County Library celebrates Black History Month

Picton Branch of the Prince Edward County Public Library. (Desirée Decoste/Gazette Staff)

February is Black History Month, and in recognition, we wanted to share a few suggestions of books by Black authors with you.

These are just a few suggestions – there are many others. Throughout February, each of the library’s six branches will have Black History Month displays, so you can drop in to any branch and browse. If there are new titles by other Black authors not yet on the library’s shelves, please don’t hesitate to make requests at any branch of the library. The majority of books in the library are purchased as a result of a patron’s request, so don’t hesitate!

You can help us build the collection by dropping by 555 Brewing Co in Picton and making a donation to their fundraiser – thank you 555 Brewing Co!

Days by Moonlight by Andre Alexis is described as Gulliver’s Travels meets The Underground Railroad: a road trip through the countryside – and the psyche. Long-listed for the Giller prize and winner of the Rogers Writer’s Trust for Fiction, this title is profound, moving, and even funny. Changing the Face of Canadian Literature, edited by Dane Swan is an anthology highlighting the work by BIPOC Canadian authors. Swan says in his introduction “Congratulations Canada, you finally have a literature that looks like the people who inhabit you. Do not take this moment for granted.”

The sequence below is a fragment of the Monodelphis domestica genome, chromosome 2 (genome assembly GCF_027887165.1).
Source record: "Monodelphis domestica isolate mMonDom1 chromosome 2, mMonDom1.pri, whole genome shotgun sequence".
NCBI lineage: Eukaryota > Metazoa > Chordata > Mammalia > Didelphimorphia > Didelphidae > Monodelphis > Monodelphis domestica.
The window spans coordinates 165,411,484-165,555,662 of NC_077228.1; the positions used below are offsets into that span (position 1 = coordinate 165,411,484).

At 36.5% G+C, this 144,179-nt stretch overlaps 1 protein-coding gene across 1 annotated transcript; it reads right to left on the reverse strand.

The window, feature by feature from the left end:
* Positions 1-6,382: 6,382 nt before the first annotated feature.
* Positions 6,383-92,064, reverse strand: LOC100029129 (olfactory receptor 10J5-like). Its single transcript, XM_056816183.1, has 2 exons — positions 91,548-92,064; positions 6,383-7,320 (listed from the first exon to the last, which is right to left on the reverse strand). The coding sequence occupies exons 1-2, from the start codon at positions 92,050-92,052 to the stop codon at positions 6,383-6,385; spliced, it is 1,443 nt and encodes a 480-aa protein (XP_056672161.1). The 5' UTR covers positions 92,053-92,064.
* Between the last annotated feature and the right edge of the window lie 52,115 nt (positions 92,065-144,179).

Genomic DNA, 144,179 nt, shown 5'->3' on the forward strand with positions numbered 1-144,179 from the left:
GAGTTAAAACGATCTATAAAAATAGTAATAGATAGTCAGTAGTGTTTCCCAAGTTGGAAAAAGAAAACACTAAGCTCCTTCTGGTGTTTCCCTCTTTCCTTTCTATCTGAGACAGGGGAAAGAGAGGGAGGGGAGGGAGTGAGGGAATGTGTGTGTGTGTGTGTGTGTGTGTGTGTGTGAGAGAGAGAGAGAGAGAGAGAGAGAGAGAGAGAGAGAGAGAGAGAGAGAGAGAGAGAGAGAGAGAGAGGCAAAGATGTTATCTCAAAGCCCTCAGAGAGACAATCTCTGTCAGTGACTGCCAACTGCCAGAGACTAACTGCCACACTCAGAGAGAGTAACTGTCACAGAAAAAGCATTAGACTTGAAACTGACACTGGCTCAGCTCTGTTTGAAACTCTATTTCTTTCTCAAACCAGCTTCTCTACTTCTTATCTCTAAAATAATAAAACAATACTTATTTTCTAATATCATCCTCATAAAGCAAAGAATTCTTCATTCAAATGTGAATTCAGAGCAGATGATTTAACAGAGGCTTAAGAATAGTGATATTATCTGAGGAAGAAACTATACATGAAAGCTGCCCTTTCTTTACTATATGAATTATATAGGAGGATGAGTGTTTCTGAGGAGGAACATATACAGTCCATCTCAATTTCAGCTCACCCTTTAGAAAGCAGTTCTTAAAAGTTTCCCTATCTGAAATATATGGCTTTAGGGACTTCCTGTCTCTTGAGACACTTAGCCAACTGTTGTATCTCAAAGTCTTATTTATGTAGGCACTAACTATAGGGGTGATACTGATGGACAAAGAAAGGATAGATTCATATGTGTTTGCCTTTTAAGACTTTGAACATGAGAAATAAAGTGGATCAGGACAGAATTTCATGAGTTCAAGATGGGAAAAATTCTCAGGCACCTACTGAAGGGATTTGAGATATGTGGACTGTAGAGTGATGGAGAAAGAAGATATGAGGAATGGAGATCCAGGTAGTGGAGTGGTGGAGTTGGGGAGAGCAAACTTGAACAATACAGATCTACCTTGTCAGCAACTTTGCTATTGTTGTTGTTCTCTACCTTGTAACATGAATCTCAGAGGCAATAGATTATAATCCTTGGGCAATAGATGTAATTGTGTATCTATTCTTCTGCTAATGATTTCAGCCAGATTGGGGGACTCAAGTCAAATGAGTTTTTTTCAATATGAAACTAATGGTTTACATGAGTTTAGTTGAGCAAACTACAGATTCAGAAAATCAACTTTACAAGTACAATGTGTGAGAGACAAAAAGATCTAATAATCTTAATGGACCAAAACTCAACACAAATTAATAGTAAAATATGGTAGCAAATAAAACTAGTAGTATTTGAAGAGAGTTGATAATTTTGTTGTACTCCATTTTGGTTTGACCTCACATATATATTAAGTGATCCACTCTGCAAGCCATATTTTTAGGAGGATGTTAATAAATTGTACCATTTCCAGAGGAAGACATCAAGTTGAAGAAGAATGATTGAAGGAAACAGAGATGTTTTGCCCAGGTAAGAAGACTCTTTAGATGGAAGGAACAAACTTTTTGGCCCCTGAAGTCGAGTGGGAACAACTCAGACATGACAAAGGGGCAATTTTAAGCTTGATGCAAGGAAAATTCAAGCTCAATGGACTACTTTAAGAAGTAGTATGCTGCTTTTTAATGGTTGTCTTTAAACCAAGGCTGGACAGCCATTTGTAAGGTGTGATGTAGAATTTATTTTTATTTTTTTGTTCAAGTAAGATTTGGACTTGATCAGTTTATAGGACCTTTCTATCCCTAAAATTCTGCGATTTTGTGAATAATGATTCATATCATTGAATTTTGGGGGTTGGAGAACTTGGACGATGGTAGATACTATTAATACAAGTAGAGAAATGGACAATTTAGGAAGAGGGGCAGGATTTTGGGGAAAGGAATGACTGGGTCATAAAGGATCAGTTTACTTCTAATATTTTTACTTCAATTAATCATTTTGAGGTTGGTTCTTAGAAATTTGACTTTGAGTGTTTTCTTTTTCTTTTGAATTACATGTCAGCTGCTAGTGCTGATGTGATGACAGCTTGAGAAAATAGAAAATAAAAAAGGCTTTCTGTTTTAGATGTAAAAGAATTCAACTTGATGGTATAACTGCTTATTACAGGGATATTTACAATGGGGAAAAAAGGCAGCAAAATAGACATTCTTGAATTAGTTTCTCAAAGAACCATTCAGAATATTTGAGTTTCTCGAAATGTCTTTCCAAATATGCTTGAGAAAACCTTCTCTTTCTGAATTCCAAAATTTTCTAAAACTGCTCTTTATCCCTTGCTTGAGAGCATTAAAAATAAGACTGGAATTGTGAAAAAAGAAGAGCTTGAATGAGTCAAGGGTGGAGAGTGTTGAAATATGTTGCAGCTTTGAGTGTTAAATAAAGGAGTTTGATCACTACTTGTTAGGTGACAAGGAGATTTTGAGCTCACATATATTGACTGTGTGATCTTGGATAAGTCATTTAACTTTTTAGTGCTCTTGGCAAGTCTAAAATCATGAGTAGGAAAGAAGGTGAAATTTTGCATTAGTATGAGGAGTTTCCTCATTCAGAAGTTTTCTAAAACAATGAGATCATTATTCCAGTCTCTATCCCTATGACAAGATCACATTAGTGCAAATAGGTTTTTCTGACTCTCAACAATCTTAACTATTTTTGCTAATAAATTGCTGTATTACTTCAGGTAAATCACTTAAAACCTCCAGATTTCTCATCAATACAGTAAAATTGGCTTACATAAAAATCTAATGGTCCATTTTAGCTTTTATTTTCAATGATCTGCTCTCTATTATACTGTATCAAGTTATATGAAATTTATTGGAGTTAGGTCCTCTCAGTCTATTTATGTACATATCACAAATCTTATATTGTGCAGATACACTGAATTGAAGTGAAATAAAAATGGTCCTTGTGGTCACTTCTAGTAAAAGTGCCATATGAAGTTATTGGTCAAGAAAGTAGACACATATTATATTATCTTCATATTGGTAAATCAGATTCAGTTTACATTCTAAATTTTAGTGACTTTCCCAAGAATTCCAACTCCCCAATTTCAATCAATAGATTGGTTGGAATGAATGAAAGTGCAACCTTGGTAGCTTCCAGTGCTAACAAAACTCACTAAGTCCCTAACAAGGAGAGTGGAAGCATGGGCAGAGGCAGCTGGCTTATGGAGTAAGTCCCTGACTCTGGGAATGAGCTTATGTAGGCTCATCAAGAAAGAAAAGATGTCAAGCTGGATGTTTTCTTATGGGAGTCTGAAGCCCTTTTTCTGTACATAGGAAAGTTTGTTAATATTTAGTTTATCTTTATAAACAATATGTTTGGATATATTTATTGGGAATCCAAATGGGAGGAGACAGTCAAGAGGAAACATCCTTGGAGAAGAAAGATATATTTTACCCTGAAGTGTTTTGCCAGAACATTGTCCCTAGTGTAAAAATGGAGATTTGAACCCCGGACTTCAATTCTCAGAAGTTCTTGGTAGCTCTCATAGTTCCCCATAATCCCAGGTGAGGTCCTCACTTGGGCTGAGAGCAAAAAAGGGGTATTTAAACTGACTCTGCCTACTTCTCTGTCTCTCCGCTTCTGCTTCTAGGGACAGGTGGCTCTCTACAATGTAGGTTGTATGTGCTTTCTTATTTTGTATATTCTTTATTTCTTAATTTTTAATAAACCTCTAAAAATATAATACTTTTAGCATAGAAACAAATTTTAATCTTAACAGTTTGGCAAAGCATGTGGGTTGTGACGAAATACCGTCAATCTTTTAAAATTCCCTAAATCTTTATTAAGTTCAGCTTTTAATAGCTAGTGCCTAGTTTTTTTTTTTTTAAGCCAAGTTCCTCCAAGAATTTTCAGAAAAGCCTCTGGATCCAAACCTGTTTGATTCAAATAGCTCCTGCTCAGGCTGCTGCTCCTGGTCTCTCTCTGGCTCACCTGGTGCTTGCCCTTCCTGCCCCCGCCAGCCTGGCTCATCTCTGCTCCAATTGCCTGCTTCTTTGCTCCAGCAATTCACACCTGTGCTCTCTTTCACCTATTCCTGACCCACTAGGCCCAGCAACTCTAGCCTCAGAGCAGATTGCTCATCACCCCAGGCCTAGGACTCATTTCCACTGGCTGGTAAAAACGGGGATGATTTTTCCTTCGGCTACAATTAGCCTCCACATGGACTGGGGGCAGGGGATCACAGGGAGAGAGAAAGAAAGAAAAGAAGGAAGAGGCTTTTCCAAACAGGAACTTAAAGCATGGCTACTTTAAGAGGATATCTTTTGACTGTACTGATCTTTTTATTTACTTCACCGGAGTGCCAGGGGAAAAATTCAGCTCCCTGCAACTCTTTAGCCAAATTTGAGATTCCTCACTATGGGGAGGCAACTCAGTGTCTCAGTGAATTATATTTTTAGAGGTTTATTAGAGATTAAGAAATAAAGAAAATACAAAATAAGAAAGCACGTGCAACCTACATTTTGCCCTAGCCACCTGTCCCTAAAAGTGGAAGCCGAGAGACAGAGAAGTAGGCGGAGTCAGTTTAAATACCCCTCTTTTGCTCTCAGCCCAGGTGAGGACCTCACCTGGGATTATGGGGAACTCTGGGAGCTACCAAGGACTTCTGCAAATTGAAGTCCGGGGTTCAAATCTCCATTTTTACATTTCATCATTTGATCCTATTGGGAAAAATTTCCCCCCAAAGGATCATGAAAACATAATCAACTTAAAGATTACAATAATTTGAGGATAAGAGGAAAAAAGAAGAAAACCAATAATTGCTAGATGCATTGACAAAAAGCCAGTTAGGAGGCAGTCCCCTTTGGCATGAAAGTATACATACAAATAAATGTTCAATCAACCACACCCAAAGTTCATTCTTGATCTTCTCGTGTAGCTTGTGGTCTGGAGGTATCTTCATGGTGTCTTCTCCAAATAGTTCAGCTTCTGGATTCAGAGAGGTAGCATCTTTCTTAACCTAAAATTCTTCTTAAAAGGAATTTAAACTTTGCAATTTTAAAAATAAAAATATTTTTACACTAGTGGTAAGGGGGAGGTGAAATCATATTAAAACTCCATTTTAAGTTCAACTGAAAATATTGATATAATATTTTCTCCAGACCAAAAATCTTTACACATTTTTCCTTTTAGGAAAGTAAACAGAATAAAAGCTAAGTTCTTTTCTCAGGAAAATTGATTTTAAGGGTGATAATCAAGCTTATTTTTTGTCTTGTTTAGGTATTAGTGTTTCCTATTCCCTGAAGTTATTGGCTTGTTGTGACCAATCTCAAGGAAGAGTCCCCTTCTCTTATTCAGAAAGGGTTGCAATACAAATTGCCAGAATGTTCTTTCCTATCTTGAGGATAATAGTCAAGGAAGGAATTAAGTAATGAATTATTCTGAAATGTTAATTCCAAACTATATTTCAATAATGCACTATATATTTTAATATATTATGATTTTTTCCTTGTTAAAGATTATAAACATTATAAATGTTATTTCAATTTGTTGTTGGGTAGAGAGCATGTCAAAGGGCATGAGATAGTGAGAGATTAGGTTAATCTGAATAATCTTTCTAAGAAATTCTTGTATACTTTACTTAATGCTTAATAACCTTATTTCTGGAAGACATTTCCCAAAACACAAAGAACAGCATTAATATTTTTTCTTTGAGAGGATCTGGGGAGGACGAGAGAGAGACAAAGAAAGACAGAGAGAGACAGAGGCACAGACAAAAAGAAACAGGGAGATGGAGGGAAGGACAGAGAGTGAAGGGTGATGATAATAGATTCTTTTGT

For children, Dragons in a Bag by Zetta Elliott is a great fantasy series set in Brooklyn. Ellott’s title for older readers, Say Her Name, received rave reviews from the legendary author Jacqueline Woodson: “Say Her Name is a tribute to Black women, in verse. Zetta Elliott’s poems are parcels of joy and empowerment; the kind that could easily become personal mantras or sources of strength.” Nadia L. Hohn writes books for children and will join us virtually this month to read and chat with students. She’ll be discussing A Likkle Miss Lou: How Jamaican Poet Louise Bennett Coverley Found Her Voice. As the publisher explains, “Louise Bennett Coverley, better known as Miss Lou, was an iconic poet and entertainer known for popularizing the use of patois in music and poetry internationally—helping to pave the way for artists like Harry Belafonte and Bob Marley to use patois in their work.”

Teachers interested in participating with their class can reach Julie jlane@peclibrary.org to register. If films are more your interest, Kanopy is highlighting films for Black History Month. You can access these with your library card and PIN. This includes Fresh Dressed, a documentary about hip-hop and urban fashion featuring Kanye West, Pharrell Williams, Sean “Puffy” Combs, Nas, Pusha T, Swizz Beatz, and more. Driving While Black: Race, Space and Mobility in America is a PBS documentary Chronicling the history and personal experiences of African Americans on the road from the advent of the automobile through the seismic changes of the 1960s and beyond.

There are many more films to explore on Kanopy. If you need assistance getting started, give us a call (613) 476-5962. You can access Kanopy films on your smartphone, a smart TV if you have one, or computer, and we’re happy to assist you. These are just a few suggestions – we can help you find more. Ask at any branch of the library or browse at peclibrary.org.

-Liz Zylstra